P. Hajela: Let me outline the process. Curt and I agreed to expand the size of the planning and resources committee to get this task accomplished.We want to appoint ad hoc committees in each school and academic function.For example, the school of engineering may have representatives from each of the departments who are part of an ad hoc committee which serves as aliaison between portfolio owners (deans of that school) and the FPRC. They also serve as a link between the faculty in general and the individuals who are responsible for preparing the plans.Dean Baeslack who has just joined us for this meeting has appointed a committee that will help him develop these performance plans.Am I right?

 

B. Baeslack: Itís being appointed right now.It will include department chairs and other faculty.

 

P. Hajela: The idea is for the ad hoc committee to interact with this group and collect information about the performance plans which may be useful to the planning and resources committee.I would like the Senators from specific schools to be proactive in helping us and the planning and resources committee identify people who would serve on this ad hoc committee. This is something we really need to get done quickly.The FPRC will meet with the individual portfolio owners and Provost as necessary. Once the Performance Plans are released, the FPRC will participate in a retreat with the portfolio owners. With the help of the ad hoc committees, however, the FPRC will have some sense of faculty perspective on Performance plans.The FPRC will then critique the performance plans for presentation to the Senate. Curt, Iím hoping that your committee will give the Senate periodic updates as well.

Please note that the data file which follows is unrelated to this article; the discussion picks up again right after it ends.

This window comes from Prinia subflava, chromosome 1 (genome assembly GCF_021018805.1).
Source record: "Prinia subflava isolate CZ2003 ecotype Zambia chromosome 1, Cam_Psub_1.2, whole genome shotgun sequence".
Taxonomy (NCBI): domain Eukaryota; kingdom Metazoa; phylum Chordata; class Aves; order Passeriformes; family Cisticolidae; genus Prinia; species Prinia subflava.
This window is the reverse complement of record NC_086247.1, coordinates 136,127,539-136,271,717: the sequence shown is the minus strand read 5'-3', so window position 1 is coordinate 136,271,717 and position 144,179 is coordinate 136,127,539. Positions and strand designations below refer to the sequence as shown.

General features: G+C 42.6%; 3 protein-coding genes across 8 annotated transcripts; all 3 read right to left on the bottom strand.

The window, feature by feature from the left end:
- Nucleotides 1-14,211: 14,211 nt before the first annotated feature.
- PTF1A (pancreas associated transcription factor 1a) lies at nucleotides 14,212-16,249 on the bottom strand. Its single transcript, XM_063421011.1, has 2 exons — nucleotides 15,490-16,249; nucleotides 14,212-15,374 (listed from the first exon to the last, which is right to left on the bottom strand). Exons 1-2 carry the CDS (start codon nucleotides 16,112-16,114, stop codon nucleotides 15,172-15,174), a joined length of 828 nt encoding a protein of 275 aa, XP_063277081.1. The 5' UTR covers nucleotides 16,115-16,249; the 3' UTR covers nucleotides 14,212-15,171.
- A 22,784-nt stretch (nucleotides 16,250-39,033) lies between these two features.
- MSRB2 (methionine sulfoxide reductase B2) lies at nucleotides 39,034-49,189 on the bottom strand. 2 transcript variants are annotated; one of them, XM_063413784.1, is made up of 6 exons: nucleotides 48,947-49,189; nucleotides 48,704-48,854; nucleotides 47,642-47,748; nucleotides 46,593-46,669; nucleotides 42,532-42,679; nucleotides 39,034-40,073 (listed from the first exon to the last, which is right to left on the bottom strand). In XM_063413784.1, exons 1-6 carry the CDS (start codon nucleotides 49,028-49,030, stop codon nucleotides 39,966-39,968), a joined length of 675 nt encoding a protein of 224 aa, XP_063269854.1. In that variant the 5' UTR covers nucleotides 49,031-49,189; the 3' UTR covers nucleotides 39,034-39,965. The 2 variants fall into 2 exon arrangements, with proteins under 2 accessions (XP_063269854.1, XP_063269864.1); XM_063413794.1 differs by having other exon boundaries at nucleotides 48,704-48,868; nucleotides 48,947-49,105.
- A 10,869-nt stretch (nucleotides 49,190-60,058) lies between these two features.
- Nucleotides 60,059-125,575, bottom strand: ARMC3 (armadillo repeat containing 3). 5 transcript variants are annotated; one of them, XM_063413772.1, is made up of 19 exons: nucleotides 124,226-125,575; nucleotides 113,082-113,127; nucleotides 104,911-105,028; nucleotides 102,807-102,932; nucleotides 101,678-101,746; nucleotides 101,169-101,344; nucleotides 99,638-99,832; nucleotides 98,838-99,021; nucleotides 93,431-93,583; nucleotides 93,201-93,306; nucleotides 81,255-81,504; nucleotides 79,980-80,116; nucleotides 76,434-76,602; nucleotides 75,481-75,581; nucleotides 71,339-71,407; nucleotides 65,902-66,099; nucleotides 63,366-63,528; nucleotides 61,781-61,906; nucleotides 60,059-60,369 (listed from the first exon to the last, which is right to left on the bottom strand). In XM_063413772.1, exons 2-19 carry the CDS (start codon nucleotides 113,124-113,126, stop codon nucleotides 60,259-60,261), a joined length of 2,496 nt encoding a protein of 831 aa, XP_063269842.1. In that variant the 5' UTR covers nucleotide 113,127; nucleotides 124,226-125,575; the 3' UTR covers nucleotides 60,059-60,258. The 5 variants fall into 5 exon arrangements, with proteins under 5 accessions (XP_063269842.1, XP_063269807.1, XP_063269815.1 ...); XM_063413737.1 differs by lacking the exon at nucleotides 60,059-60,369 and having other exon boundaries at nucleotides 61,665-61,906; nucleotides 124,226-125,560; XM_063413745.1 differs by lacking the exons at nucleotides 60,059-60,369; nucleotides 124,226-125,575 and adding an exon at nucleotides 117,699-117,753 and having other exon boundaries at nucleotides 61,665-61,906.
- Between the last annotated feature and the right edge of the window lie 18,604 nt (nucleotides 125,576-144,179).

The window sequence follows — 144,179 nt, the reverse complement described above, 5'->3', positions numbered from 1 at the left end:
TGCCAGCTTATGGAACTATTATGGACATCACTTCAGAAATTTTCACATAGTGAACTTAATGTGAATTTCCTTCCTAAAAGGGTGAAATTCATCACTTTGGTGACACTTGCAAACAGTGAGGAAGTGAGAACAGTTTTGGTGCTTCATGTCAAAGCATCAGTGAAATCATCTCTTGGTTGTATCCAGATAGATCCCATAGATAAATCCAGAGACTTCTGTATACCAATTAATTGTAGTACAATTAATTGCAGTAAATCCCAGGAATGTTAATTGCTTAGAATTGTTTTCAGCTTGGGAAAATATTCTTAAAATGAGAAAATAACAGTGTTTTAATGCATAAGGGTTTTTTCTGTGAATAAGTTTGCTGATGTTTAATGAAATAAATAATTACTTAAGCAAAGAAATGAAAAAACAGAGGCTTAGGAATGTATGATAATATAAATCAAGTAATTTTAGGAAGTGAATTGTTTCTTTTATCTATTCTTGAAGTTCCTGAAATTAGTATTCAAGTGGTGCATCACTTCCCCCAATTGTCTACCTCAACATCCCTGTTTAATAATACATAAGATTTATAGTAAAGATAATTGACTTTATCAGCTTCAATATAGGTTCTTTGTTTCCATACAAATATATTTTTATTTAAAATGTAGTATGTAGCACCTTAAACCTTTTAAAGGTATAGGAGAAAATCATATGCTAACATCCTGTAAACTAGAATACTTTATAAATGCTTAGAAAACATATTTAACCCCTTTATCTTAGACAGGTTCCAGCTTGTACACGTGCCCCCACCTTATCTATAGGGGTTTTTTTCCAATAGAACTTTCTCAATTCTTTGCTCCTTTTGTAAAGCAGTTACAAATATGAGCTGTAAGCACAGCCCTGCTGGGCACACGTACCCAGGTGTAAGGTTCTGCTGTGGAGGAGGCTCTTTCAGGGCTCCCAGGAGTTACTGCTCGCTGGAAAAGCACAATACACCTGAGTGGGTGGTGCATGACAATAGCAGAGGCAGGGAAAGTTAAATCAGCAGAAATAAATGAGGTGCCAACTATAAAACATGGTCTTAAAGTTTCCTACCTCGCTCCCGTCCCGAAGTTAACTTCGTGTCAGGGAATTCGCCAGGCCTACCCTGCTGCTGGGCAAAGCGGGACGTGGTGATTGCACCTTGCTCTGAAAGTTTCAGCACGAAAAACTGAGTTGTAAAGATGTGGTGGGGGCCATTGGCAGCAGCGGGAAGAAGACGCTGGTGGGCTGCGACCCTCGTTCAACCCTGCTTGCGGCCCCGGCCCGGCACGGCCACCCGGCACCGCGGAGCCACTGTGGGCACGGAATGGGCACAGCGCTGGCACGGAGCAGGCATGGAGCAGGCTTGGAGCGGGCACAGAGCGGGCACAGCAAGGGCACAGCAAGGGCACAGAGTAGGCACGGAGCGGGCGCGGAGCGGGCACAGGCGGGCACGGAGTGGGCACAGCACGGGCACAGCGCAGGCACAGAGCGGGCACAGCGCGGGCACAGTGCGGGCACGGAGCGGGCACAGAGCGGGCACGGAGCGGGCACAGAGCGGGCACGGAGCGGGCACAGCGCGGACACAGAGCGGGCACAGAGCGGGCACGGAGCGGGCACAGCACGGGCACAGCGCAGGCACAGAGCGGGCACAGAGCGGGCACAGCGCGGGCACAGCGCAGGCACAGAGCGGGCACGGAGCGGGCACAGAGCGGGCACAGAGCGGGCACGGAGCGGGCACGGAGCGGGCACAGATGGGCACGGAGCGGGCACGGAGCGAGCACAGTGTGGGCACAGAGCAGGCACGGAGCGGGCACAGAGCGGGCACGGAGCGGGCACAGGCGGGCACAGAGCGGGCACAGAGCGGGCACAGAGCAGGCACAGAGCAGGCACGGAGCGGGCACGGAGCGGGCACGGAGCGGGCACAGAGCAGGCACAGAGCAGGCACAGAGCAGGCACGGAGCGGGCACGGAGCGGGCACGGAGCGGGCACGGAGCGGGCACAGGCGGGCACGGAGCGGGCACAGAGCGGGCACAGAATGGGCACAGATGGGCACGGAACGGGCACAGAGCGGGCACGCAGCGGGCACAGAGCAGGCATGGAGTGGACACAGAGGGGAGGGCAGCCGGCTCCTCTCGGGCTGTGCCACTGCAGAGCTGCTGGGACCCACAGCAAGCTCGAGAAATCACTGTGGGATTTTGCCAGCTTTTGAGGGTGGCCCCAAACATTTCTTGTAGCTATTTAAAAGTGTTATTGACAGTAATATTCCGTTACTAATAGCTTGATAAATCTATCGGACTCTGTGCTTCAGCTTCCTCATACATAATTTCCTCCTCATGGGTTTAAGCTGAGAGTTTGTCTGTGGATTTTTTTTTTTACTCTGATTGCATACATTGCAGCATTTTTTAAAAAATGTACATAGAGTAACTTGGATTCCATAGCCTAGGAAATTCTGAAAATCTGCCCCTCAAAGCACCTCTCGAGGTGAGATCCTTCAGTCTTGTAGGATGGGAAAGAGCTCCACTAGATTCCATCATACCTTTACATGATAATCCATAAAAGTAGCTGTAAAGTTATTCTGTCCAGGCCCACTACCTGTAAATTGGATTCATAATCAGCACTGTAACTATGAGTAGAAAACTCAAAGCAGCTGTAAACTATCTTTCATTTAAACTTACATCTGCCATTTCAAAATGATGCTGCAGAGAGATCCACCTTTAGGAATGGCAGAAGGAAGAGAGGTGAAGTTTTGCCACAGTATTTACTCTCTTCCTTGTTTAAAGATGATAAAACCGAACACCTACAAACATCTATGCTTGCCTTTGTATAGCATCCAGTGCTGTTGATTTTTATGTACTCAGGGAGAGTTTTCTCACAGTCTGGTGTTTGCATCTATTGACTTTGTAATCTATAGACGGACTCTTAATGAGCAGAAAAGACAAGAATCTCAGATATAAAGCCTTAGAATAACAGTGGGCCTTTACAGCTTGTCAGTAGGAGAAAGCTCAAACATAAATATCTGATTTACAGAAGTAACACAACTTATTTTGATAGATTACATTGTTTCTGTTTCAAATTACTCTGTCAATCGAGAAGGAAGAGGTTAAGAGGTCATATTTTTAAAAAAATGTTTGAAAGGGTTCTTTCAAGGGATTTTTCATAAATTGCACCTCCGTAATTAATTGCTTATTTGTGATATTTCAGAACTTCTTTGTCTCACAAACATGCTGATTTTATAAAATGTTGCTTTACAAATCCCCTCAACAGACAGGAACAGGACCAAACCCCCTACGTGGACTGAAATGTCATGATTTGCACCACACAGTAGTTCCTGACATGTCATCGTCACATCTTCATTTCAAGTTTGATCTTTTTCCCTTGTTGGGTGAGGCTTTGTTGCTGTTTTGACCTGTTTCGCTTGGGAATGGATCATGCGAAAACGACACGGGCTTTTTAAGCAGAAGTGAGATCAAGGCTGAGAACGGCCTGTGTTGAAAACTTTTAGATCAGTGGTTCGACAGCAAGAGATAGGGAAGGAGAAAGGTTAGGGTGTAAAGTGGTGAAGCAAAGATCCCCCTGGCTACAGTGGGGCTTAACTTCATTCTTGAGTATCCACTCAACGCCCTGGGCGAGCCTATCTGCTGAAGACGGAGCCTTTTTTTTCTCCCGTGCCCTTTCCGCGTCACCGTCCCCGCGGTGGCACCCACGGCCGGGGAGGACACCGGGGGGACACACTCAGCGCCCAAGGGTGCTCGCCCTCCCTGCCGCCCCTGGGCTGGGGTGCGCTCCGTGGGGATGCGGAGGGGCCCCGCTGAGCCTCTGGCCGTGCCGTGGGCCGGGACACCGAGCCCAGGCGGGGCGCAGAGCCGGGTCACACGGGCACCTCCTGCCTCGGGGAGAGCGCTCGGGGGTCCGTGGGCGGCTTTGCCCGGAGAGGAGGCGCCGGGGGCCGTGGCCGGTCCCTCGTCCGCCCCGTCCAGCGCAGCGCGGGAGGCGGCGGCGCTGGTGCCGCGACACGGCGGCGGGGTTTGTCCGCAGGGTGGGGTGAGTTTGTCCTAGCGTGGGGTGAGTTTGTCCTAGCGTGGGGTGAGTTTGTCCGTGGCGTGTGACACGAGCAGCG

C. Brenneman: Right.

 

P. Hajela: I am not clear about the mechanism for this committee to interact with the Vice Presidential divisions and indeed, there are some which do involve faculty interests.I think that whatever is pertinent to the faculty will emerge as part of performance plans in individual schools. However, the plans from VP Research should be subject to a review by the faculty committee for planning and resources.That is all that I have to say in terms of a formal presentation.Curt, would you take over at this point.